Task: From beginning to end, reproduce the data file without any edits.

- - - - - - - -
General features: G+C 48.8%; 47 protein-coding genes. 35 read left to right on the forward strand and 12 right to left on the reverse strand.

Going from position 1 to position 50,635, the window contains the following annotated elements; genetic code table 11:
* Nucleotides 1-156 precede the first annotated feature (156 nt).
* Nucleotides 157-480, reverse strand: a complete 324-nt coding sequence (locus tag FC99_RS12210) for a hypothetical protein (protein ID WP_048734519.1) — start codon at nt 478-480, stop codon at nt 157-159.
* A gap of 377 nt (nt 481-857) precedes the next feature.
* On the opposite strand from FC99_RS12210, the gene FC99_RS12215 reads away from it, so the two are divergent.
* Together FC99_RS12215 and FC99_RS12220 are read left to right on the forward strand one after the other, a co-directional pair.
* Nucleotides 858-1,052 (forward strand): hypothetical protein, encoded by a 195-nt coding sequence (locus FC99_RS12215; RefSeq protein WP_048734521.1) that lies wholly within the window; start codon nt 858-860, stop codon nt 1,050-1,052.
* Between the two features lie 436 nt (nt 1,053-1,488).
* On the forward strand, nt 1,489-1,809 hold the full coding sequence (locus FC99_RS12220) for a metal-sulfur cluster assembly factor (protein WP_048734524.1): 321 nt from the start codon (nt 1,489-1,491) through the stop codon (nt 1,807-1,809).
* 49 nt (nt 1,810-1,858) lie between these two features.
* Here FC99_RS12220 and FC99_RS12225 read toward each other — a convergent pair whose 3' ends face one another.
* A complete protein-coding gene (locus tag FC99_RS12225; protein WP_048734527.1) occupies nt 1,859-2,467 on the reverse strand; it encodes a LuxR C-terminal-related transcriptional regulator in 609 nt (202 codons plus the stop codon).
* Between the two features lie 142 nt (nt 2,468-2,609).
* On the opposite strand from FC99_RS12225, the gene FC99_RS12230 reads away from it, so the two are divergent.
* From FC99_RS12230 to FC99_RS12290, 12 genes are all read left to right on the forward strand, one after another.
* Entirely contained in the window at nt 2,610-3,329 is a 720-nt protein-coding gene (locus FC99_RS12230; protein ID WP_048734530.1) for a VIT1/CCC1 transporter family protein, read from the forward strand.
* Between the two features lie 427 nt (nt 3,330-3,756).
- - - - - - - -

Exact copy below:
General features: G+C 48.8%; 47 protein-coding genes. 35 read left to right on the forward strand and 12 right to left on the reverse strand.

Going from position 1 to position 50,635, the window contains the following annotated elements; genetic code table 11:
* Nucleotides 1-156 precede the first annotated feature (156 nt).
* Nucleotides 157-480, reverse strand: a complete 324-nt coding sequence (locus tag FC99_RS12210) for a hypothetical protein (protein ID WP_048734519.1) — start codon at nt 478-480, stop codon at nt 157-159.
* A gap of 377 nt (nt 481-857) precedes the next feature.
* On the opposite strand from FC99_RS12210, the gene FC99_RS12215 reads away from it, so the two are divergent.
* Together FC99_RS12215 and FC99_RS12220 are read left to right on the forward strand one after the other, a co-directional pair.
* Nucleotides 858-1,052 (forward strand): hypothetical protein, encoded by a 195-nt coding sequence (locus FC99_RS12215; RefSeq protein WP_048734521.1) that lies wholly within the window; start codon nt 858-860, stop codon nt 1,050-1,052.
* Between the two features lie 436 nt (nt 1,053-1,488).
* On the forward strand, nt 1,489-1,809 hold the full coding sequence (locus FC99_RS12220) for a metal-sulfur cluster assembly factor (protein WP_048734524.1): 321 nt from the start codon (nt 1,489-1,491) through the stop codon (nt 1,807-1,809).
* 49 nt (nt 1,810-1,858) lie between these two features.
* Here FC99_RS12220 and FC99_RS12225 read toward each other — a convergent pair whose 3' ends face one another.
* A complete protein-coding gene (locus tag FC99_RS12225; protein WP_048734527.1) occupies nt 1,859-2,467 on the reverse strand; it encodes a LuxR C-terminal-related transcriptional regulator in 609 nt (202 codons plus the stop codon).
* Between the two features lie 142 nt (nt 2,468-2,609).
* On the opposite strand from FC99_RS12225, the gene FC99_RS12230 reads away from it, so the two are divergent.
* From FC99_RS12230 to FC99_RS12290, 12 genes are all read left to right on the forward strand, one after another.
* Entirely contained in the window at nt 2,610-3,329 is a 720-nt protein-coding gene (locus FC99_RS12230; protein ID WP_048734530.1) for a VIT1/CCC1 transporter family protein, read from the forward strand.
* Between the two features lie 427 nt (nt 3,330-3,756).